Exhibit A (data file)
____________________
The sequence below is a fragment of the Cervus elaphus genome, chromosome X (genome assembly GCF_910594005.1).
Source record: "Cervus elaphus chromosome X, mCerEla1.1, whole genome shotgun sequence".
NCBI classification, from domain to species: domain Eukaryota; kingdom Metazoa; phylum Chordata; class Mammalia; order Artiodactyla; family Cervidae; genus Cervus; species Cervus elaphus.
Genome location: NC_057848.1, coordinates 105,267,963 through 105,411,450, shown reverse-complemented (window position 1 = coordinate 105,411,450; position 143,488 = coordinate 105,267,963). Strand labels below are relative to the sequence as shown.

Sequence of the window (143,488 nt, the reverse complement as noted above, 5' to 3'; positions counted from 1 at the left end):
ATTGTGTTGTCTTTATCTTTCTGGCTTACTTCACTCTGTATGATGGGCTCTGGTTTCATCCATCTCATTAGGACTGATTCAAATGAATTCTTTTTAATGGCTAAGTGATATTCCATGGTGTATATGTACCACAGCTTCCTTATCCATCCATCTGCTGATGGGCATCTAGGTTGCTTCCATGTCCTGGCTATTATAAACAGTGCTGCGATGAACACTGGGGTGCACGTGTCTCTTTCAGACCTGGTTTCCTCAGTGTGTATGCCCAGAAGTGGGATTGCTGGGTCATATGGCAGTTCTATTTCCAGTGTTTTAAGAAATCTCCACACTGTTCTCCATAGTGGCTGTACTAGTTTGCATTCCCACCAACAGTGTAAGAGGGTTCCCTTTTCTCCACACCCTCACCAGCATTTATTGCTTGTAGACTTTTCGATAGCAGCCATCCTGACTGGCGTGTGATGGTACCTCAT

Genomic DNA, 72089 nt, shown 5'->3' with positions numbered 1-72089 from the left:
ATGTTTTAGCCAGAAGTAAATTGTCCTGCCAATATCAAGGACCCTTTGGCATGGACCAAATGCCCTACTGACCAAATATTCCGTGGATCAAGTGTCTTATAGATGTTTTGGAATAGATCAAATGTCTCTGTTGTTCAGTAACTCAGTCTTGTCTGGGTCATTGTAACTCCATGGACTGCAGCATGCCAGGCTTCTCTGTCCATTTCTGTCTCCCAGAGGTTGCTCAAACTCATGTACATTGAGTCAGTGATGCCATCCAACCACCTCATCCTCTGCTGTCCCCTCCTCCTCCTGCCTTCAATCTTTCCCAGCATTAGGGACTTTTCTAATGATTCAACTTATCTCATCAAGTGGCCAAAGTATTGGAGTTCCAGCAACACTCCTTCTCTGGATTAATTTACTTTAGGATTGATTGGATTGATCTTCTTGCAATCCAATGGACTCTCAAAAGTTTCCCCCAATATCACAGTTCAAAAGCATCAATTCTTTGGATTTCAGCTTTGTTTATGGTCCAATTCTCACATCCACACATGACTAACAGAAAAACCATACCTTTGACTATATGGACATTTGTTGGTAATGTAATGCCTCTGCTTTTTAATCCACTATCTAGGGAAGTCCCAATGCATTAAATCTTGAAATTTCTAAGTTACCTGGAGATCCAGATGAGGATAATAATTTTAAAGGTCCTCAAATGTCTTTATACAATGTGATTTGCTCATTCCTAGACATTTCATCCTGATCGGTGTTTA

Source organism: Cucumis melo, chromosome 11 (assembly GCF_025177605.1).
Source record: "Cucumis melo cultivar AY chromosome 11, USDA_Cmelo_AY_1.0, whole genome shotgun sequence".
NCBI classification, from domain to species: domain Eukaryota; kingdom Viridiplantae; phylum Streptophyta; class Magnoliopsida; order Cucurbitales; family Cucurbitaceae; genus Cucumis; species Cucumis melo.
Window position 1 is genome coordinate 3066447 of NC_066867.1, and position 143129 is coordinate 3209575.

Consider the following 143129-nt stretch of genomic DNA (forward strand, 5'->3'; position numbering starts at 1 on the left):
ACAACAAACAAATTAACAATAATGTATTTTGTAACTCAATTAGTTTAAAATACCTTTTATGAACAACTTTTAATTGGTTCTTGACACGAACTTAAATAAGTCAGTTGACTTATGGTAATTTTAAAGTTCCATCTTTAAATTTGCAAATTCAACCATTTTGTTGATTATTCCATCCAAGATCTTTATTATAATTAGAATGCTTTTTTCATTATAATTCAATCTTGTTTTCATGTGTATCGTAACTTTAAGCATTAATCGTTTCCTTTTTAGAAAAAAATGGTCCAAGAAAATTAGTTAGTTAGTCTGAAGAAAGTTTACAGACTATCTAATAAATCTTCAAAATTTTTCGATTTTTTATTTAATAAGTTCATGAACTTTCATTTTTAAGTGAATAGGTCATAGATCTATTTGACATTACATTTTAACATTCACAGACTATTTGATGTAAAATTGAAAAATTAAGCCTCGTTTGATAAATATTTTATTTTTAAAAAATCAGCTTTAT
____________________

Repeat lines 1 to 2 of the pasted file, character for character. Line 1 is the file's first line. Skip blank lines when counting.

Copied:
The sequence below is a fragment of the Cervus elaphus genome, chromosome X (genome assembly GCF_910594005.1).
Source record: "Cervus elaphus chromosome X, mCerEla1.1, whole genome shotgun sequence".